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31 December 2019: What Happens If the Gas Stop Flowing? - İrem Ayça Aykın

Ukraine has counted on Russia for decades. The year 2014 marks the drastic change in relations between these two states. Russia’s struggle to keep Ukraine alienated and US’s low priced liquified natural gas (LNG) remains as two fixed variables that affect the mood of the region. US has become highly competitive about its LNG as opposed to Russian gas. As of 2020 US boosted its export capacity to Europe to 112 bcm/y, more than doubling capacity in 18 months. According to the International Energy Agency, Europe has saved $8 billion due to US LNG import. The imports of LNG are expected to increase gradually.

Russia claims that the process for liquefaction is costly and not sustainable. Russian strategy of having a long-term contract for pipeline gas is in a state of total disorder as importers seek LNG. The expiration date of the 10-year-long agreement between Ukraine and Russia is getting closer, and there are doubts if the Nord Stream 2 and Turkish Stream can replace Ukraine transit. Nord Stream 2 will not be complete until 2020, even if it is operational Ukraine transit would be needed. This expiration date marked the day as “the day gas will stop flowing.” In other words, a remake of the 2009 winter crisis when reportedly 11 people died. In the absence of an agreement, on January 1st, gas will stop flowing to Europe. Europe has reported that their gas storages are full, and the consequence would not be as heavy as 2009, but still could be crucial. Depending on the length of disruption, European demand for LNG could peak.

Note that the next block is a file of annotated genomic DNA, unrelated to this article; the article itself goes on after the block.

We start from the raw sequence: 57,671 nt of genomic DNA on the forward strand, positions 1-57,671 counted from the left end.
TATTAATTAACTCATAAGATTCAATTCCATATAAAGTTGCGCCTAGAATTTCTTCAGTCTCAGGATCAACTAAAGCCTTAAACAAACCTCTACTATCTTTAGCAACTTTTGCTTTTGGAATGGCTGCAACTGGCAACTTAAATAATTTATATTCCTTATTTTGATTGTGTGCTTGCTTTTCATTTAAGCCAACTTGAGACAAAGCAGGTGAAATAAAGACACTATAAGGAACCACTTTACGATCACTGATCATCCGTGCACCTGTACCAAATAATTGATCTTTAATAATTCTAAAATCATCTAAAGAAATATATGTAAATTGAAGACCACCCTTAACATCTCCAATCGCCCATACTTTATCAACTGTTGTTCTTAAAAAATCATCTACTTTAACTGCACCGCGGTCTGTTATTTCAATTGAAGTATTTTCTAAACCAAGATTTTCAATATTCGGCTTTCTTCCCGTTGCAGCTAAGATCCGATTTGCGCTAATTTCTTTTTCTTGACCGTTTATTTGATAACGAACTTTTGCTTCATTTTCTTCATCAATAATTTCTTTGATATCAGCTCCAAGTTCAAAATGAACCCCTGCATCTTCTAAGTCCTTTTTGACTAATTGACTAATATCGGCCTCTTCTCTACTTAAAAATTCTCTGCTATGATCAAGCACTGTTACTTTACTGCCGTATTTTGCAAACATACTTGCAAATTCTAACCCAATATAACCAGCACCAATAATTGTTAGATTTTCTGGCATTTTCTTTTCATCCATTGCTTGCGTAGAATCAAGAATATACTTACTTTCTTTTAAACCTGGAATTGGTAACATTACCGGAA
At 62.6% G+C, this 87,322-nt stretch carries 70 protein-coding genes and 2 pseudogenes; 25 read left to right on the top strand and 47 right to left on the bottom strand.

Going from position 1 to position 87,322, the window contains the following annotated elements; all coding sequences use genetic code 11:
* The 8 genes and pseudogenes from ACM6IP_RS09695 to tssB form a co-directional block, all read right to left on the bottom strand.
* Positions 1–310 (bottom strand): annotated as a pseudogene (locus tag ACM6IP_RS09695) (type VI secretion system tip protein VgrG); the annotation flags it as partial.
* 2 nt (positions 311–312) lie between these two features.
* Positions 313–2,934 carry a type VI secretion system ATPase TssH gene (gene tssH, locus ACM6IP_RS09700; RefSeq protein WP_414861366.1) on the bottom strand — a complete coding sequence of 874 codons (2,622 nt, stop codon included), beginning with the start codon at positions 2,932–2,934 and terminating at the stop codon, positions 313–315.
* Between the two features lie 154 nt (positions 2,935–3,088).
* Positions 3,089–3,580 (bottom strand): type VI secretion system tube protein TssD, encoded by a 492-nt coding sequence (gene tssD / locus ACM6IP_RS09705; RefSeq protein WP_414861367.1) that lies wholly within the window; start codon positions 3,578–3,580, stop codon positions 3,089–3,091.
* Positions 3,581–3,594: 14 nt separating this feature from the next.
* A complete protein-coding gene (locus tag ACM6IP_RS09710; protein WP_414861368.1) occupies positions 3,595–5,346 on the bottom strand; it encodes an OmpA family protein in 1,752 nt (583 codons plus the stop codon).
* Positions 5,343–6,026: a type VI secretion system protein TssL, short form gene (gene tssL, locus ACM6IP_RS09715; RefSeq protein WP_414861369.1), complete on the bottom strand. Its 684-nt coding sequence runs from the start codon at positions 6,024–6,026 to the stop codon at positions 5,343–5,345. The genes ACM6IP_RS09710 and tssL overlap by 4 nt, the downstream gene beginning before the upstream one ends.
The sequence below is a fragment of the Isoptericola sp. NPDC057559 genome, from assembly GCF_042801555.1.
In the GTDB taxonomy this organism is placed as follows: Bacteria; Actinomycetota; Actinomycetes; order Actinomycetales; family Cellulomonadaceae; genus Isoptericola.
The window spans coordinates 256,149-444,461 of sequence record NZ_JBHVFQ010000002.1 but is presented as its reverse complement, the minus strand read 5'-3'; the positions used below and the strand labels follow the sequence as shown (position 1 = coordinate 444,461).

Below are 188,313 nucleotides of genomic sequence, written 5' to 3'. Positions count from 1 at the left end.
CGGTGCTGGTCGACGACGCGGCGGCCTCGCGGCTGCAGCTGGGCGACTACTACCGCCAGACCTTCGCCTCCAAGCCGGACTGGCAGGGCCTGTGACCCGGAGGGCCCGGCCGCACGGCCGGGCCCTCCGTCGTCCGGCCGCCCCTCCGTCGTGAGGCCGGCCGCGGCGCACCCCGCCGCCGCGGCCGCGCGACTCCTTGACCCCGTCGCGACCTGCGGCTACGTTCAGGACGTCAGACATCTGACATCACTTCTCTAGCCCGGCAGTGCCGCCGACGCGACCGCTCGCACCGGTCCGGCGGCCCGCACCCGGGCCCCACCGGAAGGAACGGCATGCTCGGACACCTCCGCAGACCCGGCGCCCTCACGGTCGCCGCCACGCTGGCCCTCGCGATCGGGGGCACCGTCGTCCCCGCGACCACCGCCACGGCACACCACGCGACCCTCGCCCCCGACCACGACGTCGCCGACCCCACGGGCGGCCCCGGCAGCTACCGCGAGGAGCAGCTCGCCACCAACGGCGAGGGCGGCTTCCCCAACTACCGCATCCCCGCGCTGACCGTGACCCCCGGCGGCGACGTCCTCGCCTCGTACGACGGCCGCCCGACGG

To be prepared, Ukraine does not rely on only one option. From the Soviet era, Ukraine inherited huge underground gas storages (UGS), which is the largest in Europe, and it is located close to Poland, Slovakia, Hungary, and Romania. These UGS, has the capacity of 31 bcm, can store gas from the Baltic Pipe and LNG terminal in Poland. Ten bcm of these storage units are not utilized due to hampers created by Russian owned Gazprom. Putting them into utilization makes extra 10 bcm storages available. Ukraine is planning to accumulate gas when the prices are low and sell it to EU importers during prices are increased. The role of Ukrainian UGSs gets crucial as LNG is getting more and more popular in Europe. Not only for European clients, but also Ukranian UGSs can hold gas for distant clients as well as there is a great profitable market in Asia.

Despite the tense relations between Russia and Ukraine after 2014, Ukraine remains a vital transit route for Russia. The gas transit contract between Gazprom and Naftogaz expires on December 31st, 2019. Still, it is expected a five-year extension contract on the same conditions as the current energy minister Orzhel suggests. The deal is expected to be signed by the end of 2019.


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